DU Photocopy Case: Oxford Academicians Urge OUP To Refrain From Appeal In SC Against Delhi HC Judgment

DU Photocopy Case: Oxford Academicians Urge OUP To Refrain From Appeal In SC Against Delhi HC Judgment

A group of Oxford University academics, students and alumni has supported the Delhi High Court judgment in the DU photocopy case.

In an open letter, they urged the Oxford University Press (OUP) to desist from filing an appeal in the Supreme Court against the ‘progressive’ decision, reports SpicyIP

The 122 signatories to the petition showed strong support for the judgment that affirms the right of students to access photocopied copyrighted materials, as long as this is justified by the purpose of educational instruction. They contended that considering the rising cost of education, the judgment was a ‘much welcomed move’, especially in a resource-constrained developing nation like India.

“We strongly urge you to desist from appealing this progressive decision. Given the increasing privatisation of knowledge goods across the world, the cost of education has reached prohibitively expensive levels,” they wrote.

They put forth the example of Harvard University, wherein the faculty members are urged to publish in open access journals, citing exorbitant cost of subscription that restricts access to knowledge.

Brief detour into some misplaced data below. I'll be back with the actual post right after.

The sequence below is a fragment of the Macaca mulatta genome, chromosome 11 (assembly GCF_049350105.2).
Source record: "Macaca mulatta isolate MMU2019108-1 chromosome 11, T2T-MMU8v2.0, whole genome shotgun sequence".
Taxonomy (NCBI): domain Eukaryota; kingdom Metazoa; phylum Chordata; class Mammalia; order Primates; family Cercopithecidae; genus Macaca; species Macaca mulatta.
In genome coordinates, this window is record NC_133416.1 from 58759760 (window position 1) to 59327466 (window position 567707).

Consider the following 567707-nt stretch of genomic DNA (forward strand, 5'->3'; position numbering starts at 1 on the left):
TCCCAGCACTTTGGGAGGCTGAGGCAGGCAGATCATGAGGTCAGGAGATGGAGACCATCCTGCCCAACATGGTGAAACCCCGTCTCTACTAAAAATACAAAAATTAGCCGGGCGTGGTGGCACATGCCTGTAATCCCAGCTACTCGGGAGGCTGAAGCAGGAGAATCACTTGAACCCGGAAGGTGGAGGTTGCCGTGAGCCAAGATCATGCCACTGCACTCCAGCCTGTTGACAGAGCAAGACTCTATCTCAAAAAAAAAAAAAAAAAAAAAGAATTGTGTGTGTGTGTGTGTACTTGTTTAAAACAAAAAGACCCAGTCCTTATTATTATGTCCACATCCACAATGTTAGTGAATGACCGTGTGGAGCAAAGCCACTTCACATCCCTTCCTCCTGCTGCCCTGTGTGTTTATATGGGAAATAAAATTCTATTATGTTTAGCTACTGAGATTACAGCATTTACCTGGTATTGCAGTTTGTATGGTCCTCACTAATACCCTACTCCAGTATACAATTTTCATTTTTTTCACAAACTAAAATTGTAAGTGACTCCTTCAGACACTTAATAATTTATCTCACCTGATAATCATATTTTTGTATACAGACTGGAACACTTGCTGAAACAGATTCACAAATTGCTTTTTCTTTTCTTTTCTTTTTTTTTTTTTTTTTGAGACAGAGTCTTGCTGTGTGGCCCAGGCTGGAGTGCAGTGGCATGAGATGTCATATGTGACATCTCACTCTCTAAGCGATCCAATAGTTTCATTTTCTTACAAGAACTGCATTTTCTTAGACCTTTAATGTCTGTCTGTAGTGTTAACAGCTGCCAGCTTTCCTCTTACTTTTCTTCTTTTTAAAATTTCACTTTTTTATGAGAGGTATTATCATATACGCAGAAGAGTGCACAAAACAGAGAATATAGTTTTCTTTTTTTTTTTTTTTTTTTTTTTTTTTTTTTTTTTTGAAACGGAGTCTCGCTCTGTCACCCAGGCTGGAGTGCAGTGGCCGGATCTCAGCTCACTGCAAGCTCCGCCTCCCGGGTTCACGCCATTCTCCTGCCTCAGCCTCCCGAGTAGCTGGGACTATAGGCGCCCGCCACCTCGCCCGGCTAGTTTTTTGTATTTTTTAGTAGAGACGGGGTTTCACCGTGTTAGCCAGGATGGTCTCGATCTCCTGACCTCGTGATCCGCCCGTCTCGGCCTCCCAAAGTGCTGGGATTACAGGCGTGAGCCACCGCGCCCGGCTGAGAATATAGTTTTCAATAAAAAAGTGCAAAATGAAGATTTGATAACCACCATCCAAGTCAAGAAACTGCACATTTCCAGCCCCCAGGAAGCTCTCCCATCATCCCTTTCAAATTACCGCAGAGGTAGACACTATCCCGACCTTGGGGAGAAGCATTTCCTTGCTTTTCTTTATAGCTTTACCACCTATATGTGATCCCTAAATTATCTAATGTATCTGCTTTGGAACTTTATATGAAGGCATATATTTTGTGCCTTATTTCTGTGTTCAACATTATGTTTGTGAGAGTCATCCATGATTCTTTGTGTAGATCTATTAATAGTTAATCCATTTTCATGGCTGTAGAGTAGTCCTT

They also pointed out that several academic texts are often unavailable and have to be imported at considerable cost, despite the fact that a number of academic texts and reference materials are often created by academics working at publicly-funded institutions, as a part of their primary mission to disseminate their scholarship widely.

Similarly, academic publishing receives subsidy through free peer reviewing by academics and public funding towards university library budget.

They contended against the OUP proposal of a photocopying licence from the Indian Reprographic Rights Organisation (IRRO) as an alternative and expressed their lack of confidence in the IRRO scheme, considering instances of mismanagement and malfeasance in the past.

They strongly objected to the IRRO proposal limited the copying to only 15% of a copyrighted work.

Quoting instance of Canada where implementation of a similar proposal led to collecting societies raising their licencing fees to exorbitant levels, they furthered their contention that the alternative suggested in the court will most likely fail to secure the objectives it seeks to achieve.

“We are truly dismayed that a progressive publisher like OUP would endorse the IRRO as the way forward at this stage. A consideration of the IRRO as a feasible option might be possible in the future, where the institutional malaise that it suffers from is remedied,” the letter stated.

The signatories stressed that the OUP needs to work in tandem with all the stakeholders in the academic ecosystem of India and promote access to education in a fair and legitimate manner. They urged the OUP to also take steps to ensure that OUP’s titles are sold at a more affordable price in India and other countries, particularly where they are intended for a student audience.

Read the letter here. Source - SpicyIP.



This article has been made possible because of financial support from Independent and Public-Spirited Media Foundation.